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Lewis Nedas Law are London-based solicitors, frequently rated in both Chambers UK and The Legal 500. With over 30 years’ experience as specialist solicitors in central London, UK, we can help you or your business today. Tel: 020 7387 2032.
JUL
20

What happens in Insolvency Litigation?

The current global economy's instability means that individuals and organisations have to be aware of insolvency procedures in relation to either their own business or the people that they deal with (including customers, clients and suppliers). Insolvency occurs when a business is no longer able to pay its creditors any debts when they are due. In this situation, the creditors will try to recover what is owed to them by starting court action. This can result in the company being wound up (ending all business affairs) and having its assets liquidated (sold off) to cover its debts. An insolvency practitioner is generally appointed to oversee the whole process. The purpose of insolvency proceedings is to produce the best possible outcome for the creditors that have amounts owing to them. However, there are also some measures that can be taken to protect the directors and shareholders of an insolvent company.

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JUL
20

Grounds for Judicial Review

Judicial Review is where the courts determine whether or not a public authority's decision is lawful. It is a way to challenge how a public organisation carries out their public function and is used to ensure that the public body does not exceed the powers given to it by the law.

Any organisation that exercises a public function can have its decision scrutinised (on application) by Judicial Review by the High Court. Judicial Review is used to assess the actual decision that has been made – focussing solely on the decision-making process. It is only to be enforced as a last resort where all other avenues to resolve any grievances or concerns have been tried. If there is no other option and the organisation is shown to have acted illegally, unreasonably or unfairly, then the court can opt to set aside the decision or make the organisation do something to make up for the error.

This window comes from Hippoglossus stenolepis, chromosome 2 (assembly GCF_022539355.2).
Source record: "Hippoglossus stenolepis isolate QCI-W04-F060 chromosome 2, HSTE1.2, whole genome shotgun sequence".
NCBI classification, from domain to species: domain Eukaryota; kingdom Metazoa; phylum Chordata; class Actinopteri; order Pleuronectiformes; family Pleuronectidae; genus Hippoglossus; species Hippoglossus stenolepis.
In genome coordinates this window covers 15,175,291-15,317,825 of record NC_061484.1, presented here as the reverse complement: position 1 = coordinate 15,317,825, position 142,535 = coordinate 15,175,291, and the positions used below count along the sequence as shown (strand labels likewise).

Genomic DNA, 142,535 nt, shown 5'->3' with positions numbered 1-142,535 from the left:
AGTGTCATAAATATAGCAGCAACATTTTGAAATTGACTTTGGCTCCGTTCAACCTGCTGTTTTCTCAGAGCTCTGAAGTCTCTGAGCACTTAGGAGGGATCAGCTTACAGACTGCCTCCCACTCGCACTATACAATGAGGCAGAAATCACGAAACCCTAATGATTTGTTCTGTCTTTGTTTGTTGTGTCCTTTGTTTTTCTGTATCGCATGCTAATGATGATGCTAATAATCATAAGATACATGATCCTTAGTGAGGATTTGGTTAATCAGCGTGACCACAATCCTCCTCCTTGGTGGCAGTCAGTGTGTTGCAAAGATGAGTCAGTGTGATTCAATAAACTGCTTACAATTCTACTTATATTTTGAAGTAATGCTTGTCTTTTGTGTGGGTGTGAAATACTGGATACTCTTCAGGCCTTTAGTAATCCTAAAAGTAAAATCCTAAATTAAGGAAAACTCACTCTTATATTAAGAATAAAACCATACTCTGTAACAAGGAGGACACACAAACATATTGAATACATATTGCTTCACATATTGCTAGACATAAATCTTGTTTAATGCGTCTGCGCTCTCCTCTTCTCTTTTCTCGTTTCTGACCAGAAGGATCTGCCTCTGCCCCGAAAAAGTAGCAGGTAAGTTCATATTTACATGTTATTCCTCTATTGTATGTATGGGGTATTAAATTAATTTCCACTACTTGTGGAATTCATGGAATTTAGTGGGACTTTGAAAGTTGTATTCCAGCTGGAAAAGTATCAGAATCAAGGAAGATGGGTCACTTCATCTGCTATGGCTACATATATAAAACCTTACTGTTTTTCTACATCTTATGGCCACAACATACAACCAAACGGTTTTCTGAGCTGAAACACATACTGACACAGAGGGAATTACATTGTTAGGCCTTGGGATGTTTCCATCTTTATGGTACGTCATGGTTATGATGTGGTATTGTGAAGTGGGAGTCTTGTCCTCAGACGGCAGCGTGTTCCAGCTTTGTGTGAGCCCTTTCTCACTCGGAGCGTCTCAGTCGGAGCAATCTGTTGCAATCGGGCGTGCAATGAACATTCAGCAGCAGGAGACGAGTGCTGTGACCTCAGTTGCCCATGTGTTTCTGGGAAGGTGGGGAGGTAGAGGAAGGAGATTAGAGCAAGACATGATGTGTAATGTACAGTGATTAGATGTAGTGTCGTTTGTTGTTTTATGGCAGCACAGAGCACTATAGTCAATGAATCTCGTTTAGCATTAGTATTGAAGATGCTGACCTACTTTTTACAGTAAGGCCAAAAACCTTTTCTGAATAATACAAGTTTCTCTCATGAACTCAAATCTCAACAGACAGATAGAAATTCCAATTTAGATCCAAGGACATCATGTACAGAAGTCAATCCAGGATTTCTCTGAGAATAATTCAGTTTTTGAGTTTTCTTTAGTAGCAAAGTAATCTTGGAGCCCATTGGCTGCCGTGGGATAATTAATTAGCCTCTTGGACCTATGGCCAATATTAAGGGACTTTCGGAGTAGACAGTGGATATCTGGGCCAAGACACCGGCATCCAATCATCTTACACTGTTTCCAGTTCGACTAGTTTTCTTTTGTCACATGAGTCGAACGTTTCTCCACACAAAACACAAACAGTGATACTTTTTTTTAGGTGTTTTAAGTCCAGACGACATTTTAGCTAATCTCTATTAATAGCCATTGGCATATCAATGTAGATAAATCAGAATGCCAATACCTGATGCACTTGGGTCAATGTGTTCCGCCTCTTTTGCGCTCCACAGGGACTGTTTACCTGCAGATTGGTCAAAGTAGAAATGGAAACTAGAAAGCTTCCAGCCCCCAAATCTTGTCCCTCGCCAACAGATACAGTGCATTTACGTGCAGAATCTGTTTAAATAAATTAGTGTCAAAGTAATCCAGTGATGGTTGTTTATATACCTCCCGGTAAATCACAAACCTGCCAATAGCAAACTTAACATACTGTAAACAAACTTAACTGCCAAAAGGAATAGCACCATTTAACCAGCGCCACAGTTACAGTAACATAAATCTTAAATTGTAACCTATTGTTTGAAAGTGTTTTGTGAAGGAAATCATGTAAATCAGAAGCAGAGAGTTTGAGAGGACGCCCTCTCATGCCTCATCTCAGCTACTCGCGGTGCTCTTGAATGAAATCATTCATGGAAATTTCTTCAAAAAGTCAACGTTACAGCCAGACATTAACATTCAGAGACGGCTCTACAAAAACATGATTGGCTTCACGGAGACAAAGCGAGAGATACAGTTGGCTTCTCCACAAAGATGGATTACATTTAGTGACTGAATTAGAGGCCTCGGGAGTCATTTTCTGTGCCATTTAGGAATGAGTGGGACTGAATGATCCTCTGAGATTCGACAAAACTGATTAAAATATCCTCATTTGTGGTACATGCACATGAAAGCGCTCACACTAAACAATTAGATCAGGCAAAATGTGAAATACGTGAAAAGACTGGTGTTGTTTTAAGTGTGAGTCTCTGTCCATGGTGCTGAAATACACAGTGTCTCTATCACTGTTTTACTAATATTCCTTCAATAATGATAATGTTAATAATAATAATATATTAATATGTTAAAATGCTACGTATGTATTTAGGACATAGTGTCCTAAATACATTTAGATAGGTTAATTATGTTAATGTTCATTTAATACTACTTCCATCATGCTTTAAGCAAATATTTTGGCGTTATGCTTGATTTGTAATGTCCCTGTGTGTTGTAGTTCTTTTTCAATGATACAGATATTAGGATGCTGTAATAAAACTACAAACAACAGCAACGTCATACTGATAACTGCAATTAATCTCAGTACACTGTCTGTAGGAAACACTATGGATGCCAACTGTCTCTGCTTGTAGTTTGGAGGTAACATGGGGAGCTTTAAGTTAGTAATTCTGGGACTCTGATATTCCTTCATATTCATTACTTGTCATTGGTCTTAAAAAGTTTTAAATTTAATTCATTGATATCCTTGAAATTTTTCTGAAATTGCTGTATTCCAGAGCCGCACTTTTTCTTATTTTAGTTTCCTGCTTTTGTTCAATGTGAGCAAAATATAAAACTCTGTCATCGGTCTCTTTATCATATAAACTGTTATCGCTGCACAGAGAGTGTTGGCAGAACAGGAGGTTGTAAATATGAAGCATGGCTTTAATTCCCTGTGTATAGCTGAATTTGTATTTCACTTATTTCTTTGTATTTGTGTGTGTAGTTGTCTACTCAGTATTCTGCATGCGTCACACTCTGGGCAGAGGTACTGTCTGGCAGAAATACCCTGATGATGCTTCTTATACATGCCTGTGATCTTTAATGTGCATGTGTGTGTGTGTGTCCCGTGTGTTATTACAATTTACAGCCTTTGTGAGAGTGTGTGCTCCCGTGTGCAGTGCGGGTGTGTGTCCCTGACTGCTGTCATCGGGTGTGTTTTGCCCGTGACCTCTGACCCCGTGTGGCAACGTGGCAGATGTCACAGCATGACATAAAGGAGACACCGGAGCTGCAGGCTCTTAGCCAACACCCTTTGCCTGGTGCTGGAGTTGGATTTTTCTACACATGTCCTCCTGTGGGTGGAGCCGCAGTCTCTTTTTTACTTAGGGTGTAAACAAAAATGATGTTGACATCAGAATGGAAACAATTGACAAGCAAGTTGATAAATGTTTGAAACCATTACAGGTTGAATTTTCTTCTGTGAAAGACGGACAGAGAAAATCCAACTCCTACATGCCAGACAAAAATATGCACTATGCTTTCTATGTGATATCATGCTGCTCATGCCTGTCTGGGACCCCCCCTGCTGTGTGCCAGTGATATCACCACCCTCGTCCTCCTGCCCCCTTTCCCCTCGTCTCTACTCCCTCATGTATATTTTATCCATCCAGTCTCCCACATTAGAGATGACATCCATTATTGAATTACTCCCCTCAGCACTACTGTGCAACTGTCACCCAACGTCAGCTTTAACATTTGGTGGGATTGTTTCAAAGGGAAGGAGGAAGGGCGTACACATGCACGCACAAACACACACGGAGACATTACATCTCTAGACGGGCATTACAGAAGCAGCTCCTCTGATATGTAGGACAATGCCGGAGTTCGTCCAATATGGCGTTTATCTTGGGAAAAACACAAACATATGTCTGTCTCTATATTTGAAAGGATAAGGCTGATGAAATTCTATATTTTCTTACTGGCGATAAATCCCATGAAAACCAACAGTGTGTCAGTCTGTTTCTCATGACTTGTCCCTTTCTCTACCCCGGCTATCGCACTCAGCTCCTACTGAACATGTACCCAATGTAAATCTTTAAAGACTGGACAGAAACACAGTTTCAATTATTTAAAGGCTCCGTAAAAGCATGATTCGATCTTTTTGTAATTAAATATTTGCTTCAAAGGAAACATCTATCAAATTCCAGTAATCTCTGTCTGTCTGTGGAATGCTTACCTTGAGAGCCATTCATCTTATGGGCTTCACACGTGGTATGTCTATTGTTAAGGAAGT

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JUL
20

Responding to a claim when your business is at fault

When a business receives a claim form from a plaintiff that has raised an action against them, they can either:

  • Defend the claim, in whole or in part, within 14 days of receipt;
  • Admit the claim alleged against them, in whole or in part, by filing an admission; or,
  • Bring a counterclaim against the claimant.

If your business is at fault, then the usual course of action is going to be a full or partial admission. Failure to adhere to the Civil Procedure Rules in relation to how to respond to a claim can result in a possible defence failing from the outset. Even if your business is at fault, this may not cover the whole claim and so you must respond to the service of a claim form. If your business is issued with a claim form, it is crucial that you take urgent legal advice so that all deadlines are correctly met.

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JUL
20

Litigation in Employment: A Guide

Where a dispute arises in an employment relationship, the matter will be dealt with by the UK's employment tribunals. This includes issues relating to:

Employment disputes can affect a business more broadly and can potentially damage the reputation of the business and affect its finances. It is therefore crucial that any matters are resolved as quickly as possible.

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JUL
09

New instructions for Lewis Nedas Serious Fraud defence lawyers

  1. fraudJeffrey Lewis has been instructed to advise and defend an individual facing investigation into a business fraud which has attracted National headlines in the business media;

  2. Paul Mason represents an individual facing an allegation of large scale legal aid fraud, again a case that has attracted National publicity;

  3. Siobhain Egan represents a UK financial services company whose bank accounts have been frozen by the authorities and a large sum of monies restrained.

 

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Accreditations
and Awards

legal 500 uk leading firm 2017 chambers leading firm 2017